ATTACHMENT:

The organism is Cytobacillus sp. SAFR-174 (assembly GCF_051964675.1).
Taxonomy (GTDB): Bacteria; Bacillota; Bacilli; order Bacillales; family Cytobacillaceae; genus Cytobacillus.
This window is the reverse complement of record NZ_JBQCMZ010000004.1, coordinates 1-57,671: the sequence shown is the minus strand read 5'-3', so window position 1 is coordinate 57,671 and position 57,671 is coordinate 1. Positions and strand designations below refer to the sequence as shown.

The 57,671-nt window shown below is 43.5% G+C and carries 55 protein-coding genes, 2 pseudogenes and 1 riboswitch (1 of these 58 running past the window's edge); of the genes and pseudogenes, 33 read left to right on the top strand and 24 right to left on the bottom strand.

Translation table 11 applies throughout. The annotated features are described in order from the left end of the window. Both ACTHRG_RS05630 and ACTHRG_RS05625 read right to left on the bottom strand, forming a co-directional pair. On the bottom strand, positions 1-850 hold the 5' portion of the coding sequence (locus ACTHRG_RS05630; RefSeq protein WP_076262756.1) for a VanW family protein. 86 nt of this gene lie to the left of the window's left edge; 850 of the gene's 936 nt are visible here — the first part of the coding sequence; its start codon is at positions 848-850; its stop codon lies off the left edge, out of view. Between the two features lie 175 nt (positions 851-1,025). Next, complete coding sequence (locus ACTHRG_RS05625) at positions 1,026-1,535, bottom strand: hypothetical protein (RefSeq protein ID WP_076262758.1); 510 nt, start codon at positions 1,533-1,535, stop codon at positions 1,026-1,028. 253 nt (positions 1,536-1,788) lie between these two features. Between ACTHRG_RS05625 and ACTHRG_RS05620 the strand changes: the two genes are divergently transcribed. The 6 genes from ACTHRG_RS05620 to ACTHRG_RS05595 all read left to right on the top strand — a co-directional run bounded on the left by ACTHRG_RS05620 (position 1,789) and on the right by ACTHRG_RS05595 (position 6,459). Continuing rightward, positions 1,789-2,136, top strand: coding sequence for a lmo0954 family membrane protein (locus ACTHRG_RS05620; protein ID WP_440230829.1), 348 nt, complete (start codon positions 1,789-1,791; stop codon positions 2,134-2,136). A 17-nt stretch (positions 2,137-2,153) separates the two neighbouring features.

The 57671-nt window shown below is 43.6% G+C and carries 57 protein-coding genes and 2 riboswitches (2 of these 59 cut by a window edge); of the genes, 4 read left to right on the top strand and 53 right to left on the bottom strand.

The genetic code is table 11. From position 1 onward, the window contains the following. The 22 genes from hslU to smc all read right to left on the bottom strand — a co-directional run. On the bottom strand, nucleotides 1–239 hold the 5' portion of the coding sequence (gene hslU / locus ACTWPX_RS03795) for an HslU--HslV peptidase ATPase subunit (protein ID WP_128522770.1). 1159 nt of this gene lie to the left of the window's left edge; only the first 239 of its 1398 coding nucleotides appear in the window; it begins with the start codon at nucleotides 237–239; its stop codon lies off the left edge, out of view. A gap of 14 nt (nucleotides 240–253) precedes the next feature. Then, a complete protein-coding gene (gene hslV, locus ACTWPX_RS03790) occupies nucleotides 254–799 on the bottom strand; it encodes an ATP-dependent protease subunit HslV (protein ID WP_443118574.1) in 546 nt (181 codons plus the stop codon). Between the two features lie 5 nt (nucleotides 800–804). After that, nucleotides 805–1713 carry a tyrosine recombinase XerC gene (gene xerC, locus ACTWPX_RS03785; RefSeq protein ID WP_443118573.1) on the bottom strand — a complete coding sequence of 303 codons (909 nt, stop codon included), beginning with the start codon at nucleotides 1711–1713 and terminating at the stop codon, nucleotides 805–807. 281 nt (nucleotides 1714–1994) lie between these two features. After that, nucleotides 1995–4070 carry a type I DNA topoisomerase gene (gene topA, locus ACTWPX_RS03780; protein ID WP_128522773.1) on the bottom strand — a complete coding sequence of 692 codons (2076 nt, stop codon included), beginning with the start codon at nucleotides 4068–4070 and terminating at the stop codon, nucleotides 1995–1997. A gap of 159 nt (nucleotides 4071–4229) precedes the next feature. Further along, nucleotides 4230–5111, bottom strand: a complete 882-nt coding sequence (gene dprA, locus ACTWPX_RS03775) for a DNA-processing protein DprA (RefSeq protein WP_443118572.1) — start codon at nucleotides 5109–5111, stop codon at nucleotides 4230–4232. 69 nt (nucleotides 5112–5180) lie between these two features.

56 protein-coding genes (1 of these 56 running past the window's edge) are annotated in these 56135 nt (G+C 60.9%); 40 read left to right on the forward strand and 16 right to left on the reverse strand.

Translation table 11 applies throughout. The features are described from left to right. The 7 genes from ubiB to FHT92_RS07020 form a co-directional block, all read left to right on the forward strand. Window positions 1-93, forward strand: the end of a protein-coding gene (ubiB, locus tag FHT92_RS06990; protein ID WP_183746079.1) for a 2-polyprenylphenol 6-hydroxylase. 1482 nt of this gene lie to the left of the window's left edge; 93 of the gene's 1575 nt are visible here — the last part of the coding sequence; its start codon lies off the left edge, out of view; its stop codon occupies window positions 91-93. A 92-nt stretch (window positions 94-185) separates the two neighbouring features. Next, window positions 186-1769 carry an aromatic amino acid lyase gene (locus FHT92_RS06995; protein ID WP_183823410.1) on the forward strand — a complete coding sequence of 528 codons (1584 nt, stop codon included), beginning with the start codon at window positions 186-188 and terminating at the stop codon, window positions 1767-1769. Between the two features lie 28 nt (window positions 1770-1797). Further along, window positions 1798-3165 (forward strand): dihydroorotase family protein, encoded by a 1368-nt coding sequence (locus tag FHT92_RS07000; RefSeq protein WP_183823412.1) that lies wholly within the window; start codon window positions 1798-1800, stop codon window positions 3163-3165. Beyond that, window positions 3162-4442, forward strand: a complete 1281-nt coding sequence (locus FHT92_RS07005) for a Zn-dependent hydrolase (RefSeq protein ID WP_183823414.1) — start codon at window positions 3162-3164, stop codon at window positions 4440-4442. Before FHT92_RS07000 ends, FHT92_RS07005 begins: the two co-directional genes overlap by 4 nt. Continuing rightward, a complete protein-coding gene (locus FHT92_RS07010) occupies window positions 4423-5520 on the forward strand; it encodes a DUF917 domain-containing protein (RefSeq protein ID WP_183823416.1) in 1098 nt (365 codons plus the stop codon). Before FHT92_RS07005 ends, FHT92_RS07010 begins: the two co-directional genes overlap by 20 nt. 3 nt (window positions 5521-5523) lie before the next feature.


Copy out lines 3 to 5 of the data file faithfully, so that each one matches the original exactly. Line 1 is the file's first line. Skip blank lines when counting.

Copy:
This window is the reverse complement of record NZ_JBQCMZ010000004.1, coordinates 1-57,671: the sequence shown is the minus strand read 5'-3', so window position 1 is coordinate 57,671 and position 57,671 is coordinate 1. Positions and strand designations below refer to the sequence as shown.

The 57,671-nt window shown below is 43.5% G+C and carries 55 protein-coding genes, 2 pseudogenes and 1 riboswitch (1 of these 58 running past the window's edge); of the genes and pseudogenes, 33 read left to right on the top strand and 24 right to left on the bottom strand.

Translation table 11 applies throughout. The annotated features are described in order from the left end of the window. Both ACTHRG_RS05630 and ACTHRG_RS05625 read right to left on the bottom strand, forming a co-directional pair. On the bottom strand, positions 1-850 hold the 5' portion of the coding sequence (locus ACTHRG_RS05630; RefSeq protein WP_076262756.1) for a VanW family protein. 86 nt of this gene lie to the left of the window's left edge; 850 of the gene's 936 nt are visible here — the first part of the coding sequence; its start codon is at positions 848-850; its stop codon lies off the left edge, out of view. Between the two features lie 175 nt (positions 851-1,025). Next, complete coding sequence (locus ACTHRG_RS05625) at positions 1,026-1,535, bottom strand: hypothetical protein (RefSeq protein ID WP_076262758.1); 510 nt, start codon at positions 1,533-1,535, stop codon at positions 1,026-1,028. 253 nt (positions 1,536-1,788) lie between these two features. Between ACTHRG_RS05625 and ACTHRG_RS05620 the strand changes: the two genes are divergently transcribed. The 6 genes from ACTHRG_RS05620 to ACTHRG_RS05595 all read left to right on the top strand — a co-directional run bounded on the left by ACTHRG_RS05620 (position 1,789) and on the right by ACTHRG_RS05595 (position 6,459). Continuing rightward, positions 1,789-2,136, top strand: coding sequence for a lmo0954 family membrane protein (locus ACTHRG_RS05620; protein ID WP_440230829.1), 348 nt, complete (start codon positions 1,789-1,791; stop codon positions 2,134-2,136). A 17-nt stretch (positions 2,137-2,153) separates the two neighbouring features.